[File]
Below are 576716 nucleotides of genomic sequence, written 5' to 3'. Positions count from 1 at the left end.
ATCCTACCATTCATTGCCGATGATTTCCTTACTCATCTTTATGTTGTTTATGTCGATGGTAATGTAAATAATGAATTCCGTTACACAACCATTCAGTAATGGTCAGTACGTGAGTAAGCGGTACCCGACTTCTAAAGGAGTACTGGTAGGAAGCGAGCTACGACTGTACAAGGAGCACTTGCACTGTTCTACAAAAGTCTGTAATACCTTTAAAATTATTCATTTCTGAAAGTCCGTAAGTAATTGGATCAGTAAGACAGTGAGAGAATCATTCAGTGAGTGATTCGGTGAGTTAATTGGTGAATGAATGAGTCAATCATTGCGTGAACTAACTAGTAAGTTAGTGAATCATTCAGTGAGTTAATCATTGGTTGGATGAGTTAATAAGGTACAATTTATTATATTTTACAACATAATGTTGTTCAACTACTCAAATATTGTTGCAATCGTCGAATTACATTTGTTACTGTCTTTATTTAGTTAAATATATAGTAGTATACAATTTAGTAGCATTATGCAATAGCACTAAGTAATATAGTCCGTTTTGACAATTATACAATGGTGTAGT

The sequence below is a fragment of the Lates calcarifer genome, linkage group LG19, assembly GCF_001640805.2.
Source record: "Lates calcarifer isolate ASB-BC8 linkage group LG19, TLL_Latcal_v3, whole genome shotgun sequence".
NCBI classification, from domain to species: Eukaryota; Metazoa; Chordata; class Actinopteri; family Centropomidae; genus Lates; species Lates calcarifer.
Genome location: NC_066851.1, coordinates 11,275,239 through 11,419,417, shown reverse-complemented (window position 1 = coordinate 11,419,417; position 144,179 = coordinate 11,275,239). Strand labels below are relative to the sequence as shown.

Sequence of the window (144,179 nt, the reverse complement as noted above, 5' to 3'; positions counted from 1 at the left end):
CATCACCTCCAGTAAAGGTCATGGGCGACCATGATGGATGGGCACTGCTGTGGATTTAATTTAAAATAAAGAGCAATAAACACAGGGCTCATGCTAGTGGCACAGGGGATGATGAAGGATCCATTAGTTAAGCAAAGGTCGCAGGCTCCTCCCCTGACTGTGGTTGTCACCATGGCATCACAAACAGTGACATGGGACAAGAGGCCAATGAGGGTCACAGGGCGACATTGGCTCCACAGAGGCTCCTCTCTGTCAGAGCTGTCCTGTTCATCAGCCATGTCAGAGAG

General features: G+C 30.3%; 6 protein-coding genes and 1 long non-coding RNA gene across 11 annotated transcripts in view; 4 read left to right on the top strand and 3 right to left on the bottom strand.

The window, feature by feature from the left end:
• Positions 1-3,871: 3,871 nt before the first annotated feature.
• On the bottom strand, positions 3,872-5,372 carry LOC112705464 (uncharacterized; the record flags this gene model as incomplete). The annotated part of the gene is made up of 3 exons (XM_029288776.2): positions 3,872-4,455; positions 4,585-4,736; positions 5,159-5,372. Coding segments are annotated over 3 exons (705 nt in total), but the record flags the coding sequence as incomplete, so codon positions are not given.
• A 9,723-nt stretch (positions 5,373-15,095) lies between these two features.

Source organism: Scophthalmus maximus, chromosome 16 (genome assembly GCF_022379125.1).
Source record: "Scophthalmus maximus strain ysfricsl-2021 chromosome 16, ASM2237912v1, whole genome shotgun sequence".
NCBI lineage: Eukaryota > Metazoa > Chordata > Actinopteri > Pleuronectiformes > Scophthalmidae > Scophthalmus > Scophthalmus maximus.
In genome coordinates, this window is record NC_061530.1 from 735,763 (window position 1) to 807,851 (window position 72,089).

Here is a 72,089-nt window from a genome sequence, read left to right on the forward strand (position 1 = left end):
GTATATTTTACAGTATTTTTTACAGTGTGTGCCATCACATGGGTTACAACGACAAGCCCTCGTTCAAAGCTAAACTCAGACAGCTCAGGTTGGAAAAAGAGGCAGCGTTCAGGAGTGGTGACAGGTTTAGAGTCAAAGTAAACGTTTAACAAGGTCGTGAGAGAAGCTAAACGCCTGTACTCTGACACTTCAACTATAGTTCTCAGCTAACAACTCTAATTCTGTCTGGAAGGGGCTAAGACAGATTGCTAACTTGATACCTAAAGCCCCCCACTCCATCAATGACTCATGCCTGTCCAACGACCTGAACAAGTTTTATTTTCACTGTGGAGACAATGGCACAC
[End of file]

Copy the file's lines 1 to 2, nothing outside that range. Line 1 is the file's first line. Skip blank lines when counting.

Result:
Below are 576716 nucleotides of genomic sequence, written 5' to 3'. Positions count from 1 at the left end.
ATCCTACCATTCATTGCCGATGATTTCCTTACTCATCTTTATGTTGTTTATGTCGATGGTAATGTAAATAATGAATTCCGTTACACAACCATTCAGTAATGGTCAGTACGTGAGTAAGCGGTACCCGACTTCTAAAGGAGTACTGGTAGGAAGCGAGCTACGACTGTACAAGGAGCACTTGCACTGTTCTACAAAAGTCTGTAATACCTTTAAAATTATTCATTTCTGAAAGTCCGTAAGTAATTGGATCAGTAAGACAGTGAGAGAATCATTCAGTGAGTGATTCGGTGAGTTAATTGGTGAATGAATGAGTCAATCATTGCGTGAACTAACTAGTAAGTTAGTGAATCATTCAGTGAGTTAATCATTGGTTGGATGAGTTAATAAGGTACAATTTATTATATTTTACAACATAATGTTGTTCAACTACTCAAATATTGTTGCAATCGTCGAATTACATTTGTTACTGTCTTTATTTAGTTAAATATATAGTAGTATACAATTTAGTAGCATTATGCAATAGCACTAAGTAATATAGTCCGTTTTGACAATTATACAATGGTGTAGT